Imagine the following scenario: the user has installed your app on their device and opened it. They are presented with a sign-in screen, which they enter their credentials to access your service. Once signed-in, they navigate to content or perform some action in the app. Now imagine this is not simply an ‘isolated’ instance where the user has never used your app before, but they have already opened your app on this device multiple times.
Now imagine they lose their network connection or battery power at this point – either is entirely plausible in today’s always-on world! Your app has instantly become useless to them. They can’t access content or perform actions, and they don’t even have the option to come back later as if nothing had happened. They do however have a device with a working internet connection and battery power – typically their PC desktop computer.
This is where push notifications can be used to help you bring your service alive for these users who are offline or off-device.
Instead of presenting them with a login screen, you could present them with the content they had just seen on their device. They can now continue to see this content come in whilst offline via an RSS or Atom feed provided by your back-end service. If the user has already completed some action which resulted in any data being created in your service, you could then push this data to their other devices.
Don’t forget that users also typically use multiple devices and it will be important to ensure that the user experience across all of the devices is consistent. This should go without saying if your app is an official client for accessing your service! Ideally, using a common client-side framework like PhoneGap will help you achieve this.
If the app is not an official client, then it may be necessary to build some custom functionality in order to get content delivered across multiple devices. However, this would need to perform well on every type of device that your app is installed on, so care must be taken to ensure this is a necessary requirement before investing the time and effort.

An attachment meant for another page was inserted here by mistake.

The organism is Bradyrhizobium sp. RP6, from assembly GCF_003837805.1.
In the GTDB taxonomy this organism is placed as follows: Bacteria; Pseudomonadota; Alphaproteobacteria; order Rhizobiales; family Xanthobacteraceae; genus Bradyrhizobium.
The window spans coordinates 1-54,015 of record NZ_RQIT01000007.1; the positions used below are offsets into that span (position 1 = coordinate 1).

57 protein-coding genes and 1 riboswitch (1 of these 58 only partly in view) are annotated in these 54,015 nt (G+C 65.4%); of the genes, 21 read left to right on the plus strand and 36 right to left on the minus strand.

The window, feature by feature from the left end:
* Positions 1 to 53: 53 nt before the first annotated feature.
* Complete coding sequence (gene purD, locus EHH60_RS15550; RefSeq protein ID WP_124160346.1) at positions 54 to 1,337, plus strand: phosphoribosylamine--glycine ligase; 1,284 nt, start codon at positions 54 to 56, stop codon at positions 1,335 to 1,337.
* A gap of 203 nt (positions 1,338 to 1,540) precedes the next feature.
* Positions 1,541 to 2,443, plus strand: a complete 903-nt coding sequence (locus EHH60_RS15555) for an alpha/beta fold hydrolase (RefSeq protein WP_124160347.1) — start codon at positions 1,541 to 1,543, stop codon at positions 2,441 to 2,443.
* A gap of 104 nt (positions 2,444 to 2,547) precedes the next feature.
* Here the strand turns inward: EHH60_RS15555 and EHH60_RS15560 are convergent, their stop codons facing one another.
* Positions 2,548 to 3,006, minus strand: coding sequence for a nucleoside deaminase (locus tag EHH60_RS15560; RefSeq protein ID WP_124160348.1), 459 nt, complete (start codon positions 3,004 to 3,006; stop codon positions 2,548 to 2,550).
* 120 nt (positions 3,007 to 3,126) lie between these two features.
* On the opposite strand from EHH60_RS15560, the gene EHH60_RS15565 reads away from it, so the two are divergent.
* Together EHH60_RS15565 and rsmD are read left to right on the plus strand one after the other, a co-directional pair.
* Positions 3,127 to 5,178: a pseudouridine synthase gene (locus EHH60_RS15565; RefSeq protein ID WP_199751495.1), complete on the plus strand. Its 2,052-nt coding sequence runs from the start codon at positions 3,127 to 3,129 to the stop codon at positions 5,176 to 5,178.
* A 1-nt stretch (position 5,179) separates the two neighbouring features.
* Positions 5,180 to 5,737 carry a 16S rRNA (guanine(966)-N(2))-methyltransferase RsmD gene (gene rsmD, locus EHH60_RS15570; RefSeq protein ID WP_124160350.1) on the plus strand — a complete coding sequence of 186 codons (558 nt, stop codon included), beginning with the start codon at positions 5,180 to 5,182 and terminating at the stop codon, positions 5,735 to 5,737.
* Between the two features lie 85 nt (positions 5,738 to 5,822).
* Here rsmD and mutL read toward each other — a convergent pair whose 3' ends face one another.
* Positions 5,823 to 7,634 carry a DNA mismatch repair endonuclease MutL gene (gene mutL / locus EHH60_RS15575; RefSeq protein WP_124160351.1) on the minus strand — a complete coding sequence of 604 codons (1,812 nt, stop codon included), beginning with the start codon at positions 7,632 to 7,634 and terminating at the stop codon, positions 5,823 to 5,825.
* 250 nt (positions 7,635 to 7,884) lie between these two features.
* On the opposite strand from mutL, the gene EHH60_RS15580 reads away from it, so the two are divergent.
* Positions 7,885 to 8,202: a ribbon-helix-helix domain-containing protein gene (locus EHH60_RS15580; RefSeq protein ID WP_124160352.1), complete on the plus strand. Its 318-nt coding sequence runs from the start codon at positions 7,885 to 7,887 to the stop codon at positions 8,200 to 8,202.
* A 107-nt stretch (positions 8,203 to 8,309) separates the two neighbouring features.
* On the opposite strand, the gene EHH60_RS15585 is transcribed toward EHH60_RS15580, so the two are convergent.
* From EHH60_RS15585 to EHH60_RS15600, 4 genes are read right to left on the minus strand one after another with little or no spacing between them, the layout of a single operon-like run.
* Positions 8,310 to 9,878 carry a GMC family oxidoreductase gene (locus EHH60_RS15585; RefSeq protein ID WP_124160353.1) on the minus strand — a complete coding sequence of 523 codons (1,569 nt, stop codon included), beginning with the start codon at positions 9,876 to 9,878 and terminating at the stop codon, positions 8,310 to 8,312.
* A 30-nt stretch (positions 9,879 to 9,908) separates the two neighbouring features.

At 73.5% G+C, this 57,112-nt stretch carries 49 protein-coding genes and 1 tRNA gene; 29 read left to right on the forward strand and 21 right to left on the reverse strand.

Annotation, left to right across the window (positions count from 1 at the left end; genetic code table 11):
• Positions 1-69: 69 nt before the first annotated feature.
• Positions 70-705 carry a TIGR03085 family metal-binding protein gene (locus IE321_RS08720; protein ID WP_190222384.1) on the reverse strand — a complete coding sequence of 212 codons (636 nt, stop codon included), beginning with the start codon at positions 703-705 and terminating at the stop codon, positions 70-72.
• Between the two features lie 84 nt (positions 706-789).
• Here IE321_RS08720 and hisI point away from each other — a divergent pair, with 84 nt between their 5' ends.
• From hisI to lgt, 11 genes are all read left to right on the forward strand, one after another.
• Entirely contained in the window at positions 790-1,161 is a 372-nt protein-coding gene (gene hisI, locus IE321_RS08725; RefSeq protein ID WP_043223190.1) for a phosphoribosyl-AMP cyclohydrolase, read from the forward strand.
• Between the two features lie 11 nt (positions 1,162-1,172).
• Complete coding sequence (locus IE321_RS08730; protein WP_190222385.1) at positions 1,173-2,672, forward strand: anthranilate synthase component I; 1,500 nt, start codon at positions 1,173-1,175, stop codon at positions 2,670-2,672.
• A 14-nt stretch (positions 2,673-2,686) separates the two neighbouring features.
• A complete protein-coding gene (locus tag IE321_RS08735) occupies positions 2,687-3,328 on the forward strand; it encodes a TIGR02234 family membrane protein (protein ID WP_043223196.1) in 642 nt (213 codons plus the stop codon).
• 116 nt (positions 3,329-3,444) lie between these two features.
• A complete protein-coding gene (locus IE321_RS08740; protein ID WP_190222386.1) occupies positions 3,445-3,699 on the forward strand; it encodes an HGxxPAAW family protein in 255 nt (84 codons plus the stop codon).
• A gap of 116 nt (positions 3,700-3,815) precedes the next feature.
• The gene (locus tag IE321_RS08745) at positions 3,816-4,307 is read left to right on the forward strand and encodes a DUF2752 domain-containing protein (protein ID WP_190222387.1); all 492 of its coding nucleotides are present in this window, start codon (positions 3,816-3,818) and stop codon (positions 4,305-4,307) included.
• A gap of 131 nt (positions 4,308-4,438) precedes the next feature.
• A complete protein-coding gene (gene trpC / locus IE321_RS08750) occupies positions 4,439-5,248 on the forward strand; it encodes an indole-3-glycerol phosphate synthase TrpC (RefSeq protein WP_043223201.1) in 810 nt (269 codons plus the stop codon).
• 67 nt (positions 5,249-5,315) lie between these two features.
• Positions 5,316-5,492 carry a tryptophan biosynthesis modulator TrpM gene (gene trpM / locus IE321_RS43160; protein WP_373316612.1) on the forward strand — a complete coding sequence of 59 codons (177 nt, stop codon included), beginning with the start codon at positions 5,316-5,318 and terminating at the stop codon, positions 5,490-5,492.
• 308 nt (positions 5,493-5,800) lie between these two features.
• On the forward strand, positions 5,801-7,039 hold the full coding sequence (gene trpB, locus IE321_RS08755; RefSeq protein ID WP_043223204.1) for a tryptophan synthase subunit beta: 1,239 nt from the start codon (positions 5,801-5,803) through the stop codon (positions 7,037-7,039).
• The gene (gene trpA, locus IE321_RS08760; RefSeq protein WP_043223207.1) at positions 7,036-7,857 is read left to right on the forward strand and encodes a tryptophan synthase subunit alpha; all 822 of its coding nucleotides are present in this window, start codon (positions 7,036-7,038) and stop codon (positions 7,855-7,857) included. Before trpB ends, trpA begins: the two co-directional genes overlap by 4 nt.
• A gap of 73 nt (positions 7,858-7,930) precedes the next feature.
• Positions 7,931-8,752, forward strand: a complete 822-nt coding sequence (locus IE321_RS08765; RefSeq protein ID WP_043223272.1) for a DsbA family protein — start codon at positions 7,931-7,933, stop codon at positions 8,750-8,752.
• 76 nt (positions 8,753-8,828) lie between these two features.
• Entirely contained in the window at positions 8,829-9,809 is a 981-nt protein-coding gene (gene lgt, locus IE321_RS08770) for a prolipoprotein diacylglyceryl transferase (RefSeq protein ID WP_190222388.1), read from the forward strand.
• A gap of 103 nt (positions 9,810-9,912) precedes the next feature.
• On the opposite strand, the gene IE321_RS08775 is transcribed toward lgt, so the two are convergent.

When it comes to your users’ preferences, you should always aim to take their expectations into account – push notifications aren’t supposed to be persistent advertisements! This can lead down a slippery slope where they become annoying and intrusive. Instead, think about the types of notifications they will find useful and drive user engagement with your app.
When it comes time to decide which notification types you will support, here are some tips:
Always provide a ‘silent’ notification mode to let users receive content when they don’t want to see it. This is particularly useful if your app includes sensitive data, like bank account information etc. Users will be grateful for the peace of mind of knowing that no-one will be watching over their shoulder as they read through their latest notification whilst on the train home from work.
Setting up a ‘silent’ push notification:
Provide notifications for events which will likely take place at a different time to when your app is opened – such as an event that will only happen once every day, week or month. This works really well if your app is an email client. Users can plan to read their email when they get home or during their commute, so it’s nice if some of the notifications are pushed to them whilst offline.
Use push notifications to let users know about new content on your site, but only if this is something they will want to see right away. For example, if their friend shares a photo on Facebook of them at a party last night and you can push this to their phone while they are offline, then do it!